Researchers at the University of Manchester led by Alys Young have been exploring Mental Health Act (MHA) assessments carried out by Approved Mental Health Professionals (AMHPs) where an interpreter is involved, and the impacts on process, equity and outcomes. Emerging findings have been shared today. The research points to the need for:

  • evidence-based guidance on working alongside interpreters in MHA assessments to improve practice and reduce inequities;
  • a minimum standard of qualification with additional specialist training for working in statutory practice for interpreters;
  • training for AMHPs to work alongside interpreters and interpreters for working specifically in statutory mental health circumstances; and
  • addressing disparities in process and outcome arising from language in drafting new legislation and statutory guidance.

Emma Whitfield has recently started doctoral research at the University of York exploring ethical decision-making in mental health social care. The research aims to identify a model through which practitioners can incorporate ethics into evaluation of mental health social work outcomes, as well as the views, perspectives and experiences of service users.

Michael Clark at LSE is scoping the issues involved in developing good winter planning for mental health social care. This scoping study is exploring perspectives on, and understanding of, mental health and social within winter planning in general, identifying promising services and localities that could be evaluated for future research, and identifying research priorities. Findings are due early next year.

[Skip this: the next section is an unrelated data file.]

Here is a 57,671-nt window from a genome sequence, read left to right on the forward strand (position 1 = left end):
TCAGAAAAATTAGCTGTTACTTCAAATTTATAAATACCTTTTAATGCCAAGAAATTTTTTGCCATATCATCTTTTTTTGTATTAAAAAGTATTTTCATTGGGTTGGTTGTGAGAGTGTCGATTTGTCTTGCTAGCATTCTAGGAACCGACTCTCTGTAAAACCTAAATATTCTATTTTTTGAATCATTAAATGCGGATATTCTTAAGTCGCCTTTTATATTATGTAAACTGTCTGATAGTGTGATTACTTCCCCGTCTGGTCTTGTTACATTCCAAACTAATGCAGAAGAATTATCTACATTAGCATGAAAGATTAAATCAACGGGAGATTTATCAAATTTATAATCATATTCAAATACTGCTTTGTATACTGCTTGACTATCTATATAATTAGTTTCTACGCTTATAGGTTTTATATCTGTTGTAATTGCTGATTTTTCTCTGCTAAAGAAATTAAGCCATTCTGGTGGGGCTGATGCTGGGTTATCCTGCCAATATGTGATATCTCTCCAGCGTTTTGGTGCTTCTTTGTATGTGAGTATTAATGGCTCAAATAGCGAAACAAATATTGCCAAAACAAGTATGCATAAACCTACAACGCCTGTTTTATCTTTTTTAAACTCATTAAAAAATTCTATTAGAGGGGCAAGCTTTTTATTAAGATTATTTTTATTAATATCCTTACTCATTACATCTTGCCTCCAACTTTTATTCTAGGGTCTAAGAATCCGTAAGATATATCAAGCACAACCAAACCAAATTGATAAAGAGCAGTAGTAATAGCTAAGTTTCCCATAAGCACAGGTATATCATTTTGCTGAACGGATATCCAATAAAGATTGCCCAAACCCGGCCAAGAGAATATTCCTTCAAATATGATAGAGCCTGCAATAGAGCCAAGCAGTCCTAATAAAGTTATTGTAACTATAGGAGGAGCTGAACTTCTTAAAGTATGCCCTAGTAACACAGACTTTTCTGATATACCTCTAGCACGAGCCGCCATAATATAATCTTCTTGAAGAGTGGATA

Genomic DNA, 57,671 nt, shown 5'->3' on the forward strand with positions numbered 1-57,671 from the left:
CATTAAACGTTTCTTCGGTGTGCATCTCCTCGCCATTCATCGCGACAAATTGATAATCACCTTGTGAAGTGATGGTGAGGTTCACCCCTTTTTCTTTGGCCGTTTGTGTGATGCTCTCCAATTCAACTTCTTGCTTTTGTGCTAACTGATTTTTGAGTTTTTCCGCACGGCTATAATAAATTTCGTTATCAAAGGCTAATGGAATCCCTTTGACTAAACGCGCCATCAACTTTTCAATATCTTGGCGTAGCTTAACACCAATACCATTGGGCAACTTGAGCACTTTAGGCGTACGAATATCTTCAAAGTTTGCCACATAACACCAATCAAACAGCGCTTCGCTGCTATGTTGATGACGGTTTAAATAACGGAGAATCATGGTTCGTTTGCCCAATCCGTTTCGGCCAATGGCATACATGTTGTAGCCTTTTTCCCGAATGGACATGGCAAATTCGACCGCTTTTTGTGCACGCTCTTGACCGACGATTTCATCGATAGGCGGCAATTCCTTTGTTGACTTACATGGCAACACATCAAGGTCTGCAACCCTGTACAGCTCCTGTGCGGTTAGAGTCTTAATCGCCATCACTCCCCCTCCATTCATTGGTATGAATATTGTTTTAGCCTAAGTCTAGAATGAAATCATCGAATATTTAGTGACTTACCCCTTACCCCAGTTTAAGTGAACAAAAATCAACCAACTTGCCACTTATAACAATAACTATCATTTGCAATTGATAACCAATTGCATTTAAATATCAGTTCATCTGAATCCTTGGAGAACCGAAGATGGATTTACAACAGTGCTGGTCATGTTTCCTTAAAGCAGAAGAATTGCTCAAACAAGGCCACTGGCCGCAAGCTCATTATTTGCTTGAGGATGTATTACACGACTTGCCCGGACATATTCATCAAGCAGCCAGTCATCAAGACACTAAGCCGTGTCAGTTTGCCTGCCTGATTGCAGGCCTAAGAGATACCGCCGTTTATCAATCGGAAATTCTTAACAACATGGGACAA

Sarah Carr and colleagues have been exploring service users’ experiences of avoidable harm. Key themes identified through a review of the evidence included poor relationships and communication with practitioners, lack of control in care planning, lack of adequate support to meet identified needs, fragmented services and inflexible systems. These led to stress, distress and disempowerment for mental health social care service users.

The project has developed a user-defined model of avoidable harm and its minimisation in mental health social care in England based on how people receiving mental health social care experience and conceptualise avoidable harms and discussions with practitioners. Areas highlighted to help minimise harm included: restorative practice; improved assessment and care planning; better frontline practice; a service user generated set of practice principles; improvements in practitioner recruitment, education and training; better monitoring and regulation; accessible and responsive complaints processes; independent advocacy and user-led support; and enhanced understanding of risk. Full findings will be published later this year.

Social engagement